SOTY 2019/20: Best Devotion to School winners aim to change the world - starting with Hong Kong

  • Mimmy Leung wants everyone to know how they can protect the environment, while Kenneth Wong demonstrates the power of resilience
  • Jojo Wong is passionate about children’s rights and encourages her classmates to speak up and share their thoughts
Amalissa Hall |

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Best Devotion To School winners (from left): Mimmy Leung Tim-yi, 18, The Chinese Foundation Secondary School; Jojo Wong Hoi-ching, 17, King Ling College; and Kenneth Wong Mang-kit, 20, Buddhist Fat Ho Memorial College.

The Student of the Year award celebrates young people who excel in academics, the arts and sports. However, the Best Devotion to School category highlights those who inspire appreciation and respect from their teachers and fellow students.

Last year’s worthy winners were Justine Chan Tin-nok, Nasdaq Wong Tsz-wai, Mimmy Leung Tim-yi, Jojo Wong Hoi-ching and Kenneth Wong Man-kit. Young Post spoke to three of them.

Mimmy, 18, from The Chinese Foundation Secondary School, proves we are all capable of protecting the environment. She managed to reduce her school’s energy consumption by 4 per cent in one academic year simply by setting a simple guideline.

SOTY Community Contributor winners aim to have a positive impact on Hong Kong

She encouraged her peers and teachers to keep the temperature in classrooms at 25.5 degrees Celsius, and use less air conditioning. She started with her own classroom and gradually influenced the whole school.

By persuading other people to make small changes to their habits, it was possible to create a real difference.

Some of her previous projects include tackling food waste by creating toxic-free highlighter pens. She used leftover spinach and beetroots collected from markets, and blended them into a liquid, which can be used as ink.

What a cool, easy solution to food waste!

Her next goal is to address biodiversity. Inspired by learning about it at school and seeing nature in Hong Kong for herself, she believes that all creatures, big and small, should be acknowledged and protected.

Kenneth, 20, from Buddhist Fat Ho Memorial College, credits his success to his principal, who believes sport can improve people’s way of thinking, and overall life.

After making some bad choices in his past which led to some time at a correctional facility, Kenneth wanted to change. He dedicated himself to sports. He learned that keeping physically active not only helped build character, but also made him more resilient, and encouraged him to work hard in other areas of his life.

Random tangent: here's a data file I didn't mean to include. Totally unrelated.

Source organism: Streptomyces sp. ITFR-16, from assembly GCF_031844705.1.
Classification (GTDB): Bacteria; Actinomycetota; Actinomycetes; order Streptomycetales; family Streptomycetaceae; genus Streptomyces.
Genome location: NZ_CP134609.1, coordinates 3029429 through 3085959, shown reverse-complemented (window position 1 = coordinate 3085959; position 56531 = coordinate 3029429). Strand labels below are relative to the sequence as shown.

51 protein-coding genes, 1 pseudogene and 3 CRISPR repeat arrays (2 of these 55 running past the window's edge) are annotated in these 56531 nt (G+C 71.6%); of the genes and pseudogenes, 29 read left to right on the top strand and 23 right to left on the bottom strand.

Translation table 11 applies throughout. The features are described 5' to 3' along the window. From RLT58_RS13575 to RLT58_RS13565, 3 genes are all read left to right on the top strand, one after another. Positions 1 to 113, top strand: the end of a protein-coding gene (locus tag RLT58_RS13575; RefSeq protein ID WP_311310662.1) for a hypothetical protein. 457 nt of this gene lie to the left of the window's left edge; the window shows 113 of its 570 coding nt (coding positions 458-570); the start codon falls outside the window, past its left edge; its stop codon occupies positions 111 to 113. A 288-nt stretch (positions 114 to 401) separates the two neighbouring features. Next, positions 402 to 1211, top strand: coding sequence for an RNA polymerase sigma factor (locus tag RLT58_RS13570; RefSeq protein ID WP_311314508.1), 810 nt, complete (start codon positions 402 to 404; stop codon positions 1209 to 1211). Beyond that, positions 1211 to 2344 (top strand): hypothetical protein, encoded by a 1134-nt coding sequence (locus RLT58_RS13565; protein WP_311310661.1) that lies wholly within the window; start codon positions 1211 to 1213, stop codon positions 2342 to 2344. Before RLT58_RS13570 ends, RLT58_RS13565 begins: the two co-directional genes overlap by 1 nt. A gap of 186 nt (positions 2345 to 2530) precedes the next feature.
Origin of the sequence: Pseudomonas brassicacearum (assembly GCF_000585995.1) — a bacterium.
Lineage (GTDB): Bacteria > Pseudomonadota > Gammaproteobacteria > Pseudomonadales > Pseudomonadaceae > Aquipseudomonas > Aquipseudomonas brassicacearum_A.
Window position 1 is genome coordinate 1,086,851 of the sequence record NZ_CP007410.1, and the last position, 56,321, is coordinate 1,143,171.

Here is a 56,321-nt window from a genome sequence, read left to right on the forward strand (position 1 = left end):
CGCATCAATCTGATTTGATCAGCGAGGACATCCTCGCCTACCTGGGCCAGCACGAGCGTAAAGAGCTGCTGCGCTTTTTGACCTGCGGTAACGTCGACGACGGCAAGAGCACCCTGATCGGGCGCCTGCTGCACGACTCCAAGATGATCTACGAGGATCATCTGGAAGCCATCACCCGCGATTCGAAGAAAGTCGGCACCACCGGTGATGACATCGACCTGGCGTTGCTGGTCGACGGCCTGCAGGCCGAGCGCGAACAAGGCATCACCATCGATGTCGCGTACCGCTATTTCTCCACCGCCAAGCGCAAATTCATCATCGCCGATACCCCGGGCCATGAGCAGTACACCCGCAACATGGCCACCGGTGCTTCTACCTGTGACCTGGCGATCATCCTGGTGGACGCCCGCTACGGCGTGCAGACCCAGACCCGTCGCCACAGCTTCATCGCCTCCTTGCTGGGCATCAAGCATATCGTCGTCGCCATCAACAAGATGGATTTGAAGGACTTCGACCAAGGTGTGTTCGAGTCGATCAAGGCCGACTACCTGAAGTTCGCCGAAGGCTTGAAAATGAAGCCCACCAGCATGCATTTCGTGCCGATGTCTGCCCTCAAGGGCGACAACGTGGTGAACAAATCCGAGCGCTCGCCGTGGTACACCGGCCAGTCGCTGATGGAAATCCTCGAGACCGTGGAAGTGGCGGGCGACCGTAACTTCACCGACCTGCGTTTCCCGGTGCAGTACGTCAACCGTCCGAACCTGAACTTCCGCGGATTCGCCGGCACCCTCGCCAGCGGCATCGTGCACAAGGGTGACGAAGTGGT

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Last summer, he cycled more than 2,000km to Beijing with other students and teachers, raising money for children in Henan born with HIV. The journey took a whole month – but the experience only motivated him to do more. He had planned to take part in another long-distance cycling trip earlier this year, this time to Tibet.

Kenneth said: “It is important that Hong Kong students learn to accept their mistakes, and more importantly, have the resilience to move on, and do something productive.

He added that this is far more important than trying to be “perfect”. Kenneth hopes to be a role model, and prove that making one bad choice doesn’t make you a failure.

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In 2019, Jojo, 17, from King Ling College, went on a volunteer trip to Yunnan as part of the Unicef Young Envoys Programme. On the trip, she discovered her passion for children’s rights.

Although the children she met were poor, they were joyful – the opposite of many students in Hong Kong.

The experience made her realise many young Hongkongers feel they don’t have a voice. Jojo wanted to find ways to encourage them to speak up. She organises speeches at break time, so students have the chance to talk about issues they care about, and set up the Ling Nung Wall at her school.

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This wall is a “safe space” that allows students to share their feelings anonymously on Post-It notes. She hopes encouraging her peers to speak up will allow them to find their passion.

In the future, Jojo hopes to use her own passion to address mental health. She wants to acknowledge the depression and anxiety that come with schooling in Hong Kong, and normalise discussing emotions.

The Student of the Year Awards competition is organised by South China Morning Post and Young Post and sponsored by The Hong Kong Jockey Club.

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